“Nerves are on edge” – stock markets worldwide in alert mode


The spread of the coronavirus and the economic consequences are causing share prices worldwide to fall significantly at the end of the week. The turmoil in the markets is spreading to government bond markets on both sides of the Atlantic.

Fears of a global economic downturn due to the coronavirus epidemic have taken hold of the stock markets again. “Investors’ nerves are on edge,” says analyst Jochen Stanzl of online broker CMC Markets. “The financial aid measures now announced make it clear how seriously central banks and governments are assessing the economic consequences of the epidemic. However, it is questionable whether they will be sufficient to prevent a recession in important parts of the world.

This pushed the Dax down by more than four percent on Friday to a seven-month low below 11,500 points. By the end of trading the Dax had recovered to 11,541.87 points, ultimately losing 3.37 percent. On a weekly basis, this represents a loss of 2.9 percent. In just two weeks, the Dax has now lost a good 2000 points. Just three weeks ago it had reached a record of 13,795 points. This level is unlikely to be reached again so soon.

The EuroStoxx50 lost a similar amount to 3266 points. The American stock markets initially slumped despite surprisingly strong labour market data. The Dow Jones index of blue chips and the broader S&P 500 fell at times by three percent each to 25,345 and 2935 points.

In the end, however, a nervous trading day came to a relatively conciliatory end. In the last hour of trading, the US stock market barometer managed to contain its losses significantly. The Dow closed with a minus of 0.98 percent at 25 864.78 points. In the course of the week this even means a plus of 1.8 percent. However, in the last week of trading in February, it had also suffered a massive loss of just over 12 percent.

The S&P 500 dropped by 1.71 percent to the 2972.37 level on Friday. The technology-heavy Nasdaq 100 lost 1.63 percent to 8530.34 points.

Investing pays for security
In February, 273,000 new jobs were created in the US labour market, while economists surveyed by Reuters had expected only 175,000. Against the background of the rapidly spreading virus epidemic, stock market experts nevertheless expect the Fed to cut interest rates further at its regular meeting on March 18.

At the same time investors fled to “safe havens” such as government bonds. This pushed the yield on ten-year US bonds to a record low for the tenth time in eleven days. With a decline from 0.925 to 0.739 percent, they also headed for the biggest daily decline since at least 1953. Comparable German government bonds yielded a return of minus 0.746 percent. This was below the previous low of minus 0.743 percent of last September, when the brexite and the tariff dispute between the USA and China had unsettled investors. The interest rate for 30-year-old stocks also marked new lows on Friday.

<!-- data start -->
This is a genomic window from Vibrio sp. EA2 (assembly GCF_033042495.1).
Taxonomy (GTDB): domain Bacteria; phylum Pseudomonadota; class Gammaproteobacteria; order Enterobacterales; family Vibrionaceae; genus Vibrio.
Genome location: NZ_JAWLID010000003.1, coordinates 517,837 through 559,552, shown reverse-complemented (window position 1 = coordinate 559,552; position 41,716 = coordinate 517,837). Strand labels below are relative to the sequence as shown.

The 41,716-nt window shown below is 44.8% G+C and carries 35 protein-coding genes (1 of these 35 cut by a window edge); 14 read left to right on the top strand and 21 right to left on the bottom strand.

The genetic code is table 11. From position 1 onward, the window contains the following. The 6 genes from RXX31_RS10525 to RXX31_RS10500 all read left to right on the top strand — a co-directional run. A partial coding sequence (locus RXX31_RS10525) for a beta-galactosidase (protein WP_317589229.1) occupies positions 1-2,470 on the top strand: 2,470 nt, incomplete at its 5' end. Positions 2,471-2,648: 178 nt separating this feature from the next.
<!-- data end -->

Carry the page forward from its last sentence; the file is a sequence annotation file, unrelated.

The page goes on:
A bond yield below zero percent means that investors will have to pay to lend money to a state. They accept this because they fear even greater losses in other asset classes such as equities.

The “anti-crisis currency” gold was also in demand. The precious metal rose by up to 0.8 per cent to 1683.02 dollars per troy ounce (31.1 grams) and was only about five dollars below its seven-year high in February.

Tokyo clearly in the red

In Asia, the stock markets also closed down on Friday after a slight recovery in the middle of the week. In Tokyo, the Nikkei fell by 2.72 percent by the end of trading, while the Hang Seng index in Hong Kong fell by 2.3 percent. Prices on the Shanghai stock exchange fell by 1.21 percent.

On the foreign exchange market, investors bought Swiss currency. This pushed the dollar down to a two-year low of 0.9391 francs. The US currency was under pressure overall because, despite Tuesday’s emergency interest rate cut, investors firmly expect a further interest rate cut of half a percentage point at the upcoming consultations in mid-March. These speculations pushed the dollar index, which reflects the exchange rate against important currencies, to an eight-and-a-half month low of 96.241 points.


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Mette Frederiksen is a The Washington Newsday correspondent. With her coverage of general science, NASA and the interface between technology and society, Frederiksen has been in the Science Desk's Technology Beat since joining Washington Newsday in 2018.

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